David Borden, Executive Director, [email protected]
The subject of the panel-that-wasn't-to-be was methamphetamine, addiction and the "meth epidemic." My role was to question the validity of calling it an epidemic -- I don't think the numbers remotely justify that term, for a variety of reasons we've written about in this newsletter in recent months. (The articles were what got us the gig.) And I was to question the policies, point out the failure of the drug war and make the case for ending prohibition.
It was a surreal experience. Though one of the other panelists had a policy orientation, a former prosecutor (also bumped), the others were celebrities of different levels in recovery from addiction or with family members who had suffered from addiction: Jody Sweetin, a childhood actress who starred in the series "Full House," rescued from meth addiction through an intervention by her former cast-mates including the Olsen twins -- her breaking interview that day on Good Morning America was what lengthened that section of the cable show and bumped the panel discussion. Duane Chapman (AKA "Dog the Bounty Hunter"), whose son Taggart is serving hard time for robbery committed to finance a meth habit he had, and Dog's fiance Beth. Sara Hejny, a Minnesota beauty queen who got hooked on meth and who was the subject of an episode of A&E's reality program "Intervention."
The celebrities seemed to know each other -- I could see and hear them conversing via the satellite feed while I waited to go on. I felt rather incongruous in the midst of that particular group. Though I don't think they could see me over the feed. Then again, I'm not sure they couldn't see me. Again, sort of surreal.
There's a risk when calling into question the extent of a drug problem that one can be misperceived as making light of the perils of drugs and addiction. That's not the case with me, however, and in fact I found all of the stories very moving. One of the reasons I am in this is that I believe our current system worsens the harms of addiction by making it much more likely to lead to crime, disease or death. In addition to facts and stats and analogies to prohibition of alcohol, I was prepared to make that point. Our side has people who've dealt with addictions too. We have parents who've lost children to addictions -- but who realize that prohibition made it more likely that their kids would not make it through.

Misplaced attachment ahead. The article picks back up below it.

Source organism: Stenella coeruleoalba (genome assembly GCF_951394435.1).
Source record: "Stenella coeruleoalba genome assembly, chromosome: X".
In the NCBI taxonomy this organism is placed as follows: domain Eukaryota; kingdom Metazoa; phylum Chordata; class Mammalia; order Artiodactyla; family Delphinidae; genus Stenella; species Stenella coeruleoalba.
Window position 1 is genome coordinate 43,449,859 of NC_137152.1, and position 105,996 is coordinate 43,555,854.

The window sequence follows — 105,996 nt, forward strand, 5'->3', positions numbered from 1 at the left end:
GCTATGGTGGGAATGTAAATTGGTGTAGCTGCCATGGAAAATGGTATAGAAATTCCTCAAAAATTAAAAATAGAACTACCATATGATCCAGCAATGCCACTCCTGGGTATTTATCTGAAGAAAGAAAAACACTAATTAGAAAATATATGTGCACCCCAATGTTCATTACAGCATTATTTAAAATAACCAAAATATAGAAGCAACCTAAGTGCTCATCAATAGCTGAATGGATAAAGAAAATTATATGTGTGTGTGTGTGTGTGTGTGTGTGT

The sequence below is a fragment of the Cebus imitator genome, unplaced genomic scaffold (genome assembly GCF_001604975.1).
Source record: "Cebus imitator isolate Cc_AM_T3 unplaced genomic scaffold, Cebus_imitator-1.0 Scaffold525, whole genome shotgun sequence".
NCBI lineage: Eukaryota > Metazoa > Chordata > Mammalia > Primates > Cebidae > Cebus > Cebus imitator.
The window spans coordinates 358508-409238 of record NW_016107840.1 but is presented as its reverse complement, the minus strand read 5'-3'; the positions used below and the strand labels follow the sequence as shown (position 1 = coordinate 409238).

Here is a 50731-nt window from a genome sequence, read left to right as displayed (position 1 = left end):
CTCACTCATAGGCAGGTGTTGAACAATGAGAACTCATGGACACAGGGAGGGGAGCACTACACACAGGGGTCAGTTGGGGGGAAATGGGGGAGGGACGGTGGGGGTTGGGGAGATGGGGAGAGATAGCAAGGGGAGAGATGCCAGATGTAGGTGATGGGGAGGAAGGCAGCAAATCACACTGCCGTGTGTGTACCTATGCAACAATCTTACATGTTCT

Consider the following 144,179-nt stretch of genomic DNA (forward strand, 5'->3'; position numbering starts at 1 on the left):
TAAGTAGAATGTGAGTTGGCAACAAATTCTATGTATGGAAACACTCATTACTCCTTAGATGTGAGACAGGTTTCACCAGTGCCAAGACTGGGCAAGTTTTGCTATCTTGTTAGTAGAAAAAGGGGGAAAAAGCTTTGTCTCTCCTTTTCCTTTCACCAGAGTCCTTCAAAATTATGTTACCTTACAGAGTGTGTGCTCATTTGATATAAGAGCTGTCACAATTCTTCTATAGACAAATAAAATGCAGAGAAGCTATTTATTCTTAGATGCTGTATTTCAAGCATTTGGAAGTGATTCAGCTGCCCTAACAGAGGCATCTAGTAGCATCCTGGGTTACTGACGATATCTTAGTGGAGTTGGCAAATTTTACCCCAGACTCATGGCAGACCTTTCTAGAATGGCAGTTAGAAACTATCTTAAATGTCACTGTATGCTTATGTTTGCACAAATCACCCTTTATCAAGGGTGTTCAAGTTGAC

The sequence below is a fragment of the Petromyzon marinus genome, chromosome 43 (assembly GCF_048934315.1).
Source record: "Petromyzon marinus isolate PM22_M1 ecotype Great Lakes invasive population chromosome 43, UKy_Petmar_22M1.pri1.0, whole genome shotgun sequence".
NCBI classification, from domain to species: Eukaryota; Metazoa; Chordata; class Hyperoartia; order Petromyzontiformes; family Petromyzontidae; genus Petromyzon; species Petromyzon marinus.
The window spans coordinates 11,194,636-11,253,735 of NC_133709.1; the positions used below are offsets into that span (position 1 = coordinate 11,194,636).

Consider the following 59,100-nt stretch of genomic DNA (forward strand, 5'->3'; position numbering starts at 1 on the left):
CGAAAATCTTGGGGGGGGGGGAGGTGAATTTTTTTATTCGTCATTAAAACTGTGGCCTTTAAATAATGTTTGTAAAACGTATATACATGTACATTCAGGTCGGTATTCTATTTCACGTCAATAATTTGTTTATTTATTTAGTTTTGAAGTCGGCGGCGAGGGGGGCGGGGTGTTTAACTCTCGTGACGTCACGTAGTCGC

I was ready to point out that Sara and Taggart probably would not have resorted to crime to feed their addiction if meth had been legal and affordable rather than prohibited with its price driven up as a result. I was going to note that under the laws in place in our nation, people like Sara and Jody could instead have been sent to prison with long sentences. And I was going to argue that exaggerating the impact a drug is having, even a drug like meth that has real downsides, has not led us to good things like treatment, but instead to a set of inhumane drug war policies that are hurting the very people we claim to want to help. And so forth.
I give the show credit for trying to include me in their discussion. Perhaps at some point that will happen. But there's a lesson here. Even for a show where the people wanted to include our viewpoint (which is by no means every show), the pressures and necessities of the genre forced them to instead go with the simple and the celebrity as it turned out. And though as I've said I found all the stories legitimately moving, without our side too it's an incomplete picture -- because without our side of it those truths tend to lead to misconceptions and mistakes. But it's hard to compete with celebritydom, even when the right people want to do the right thing.
So much for the fast lane, at least for that week -- maybe another week!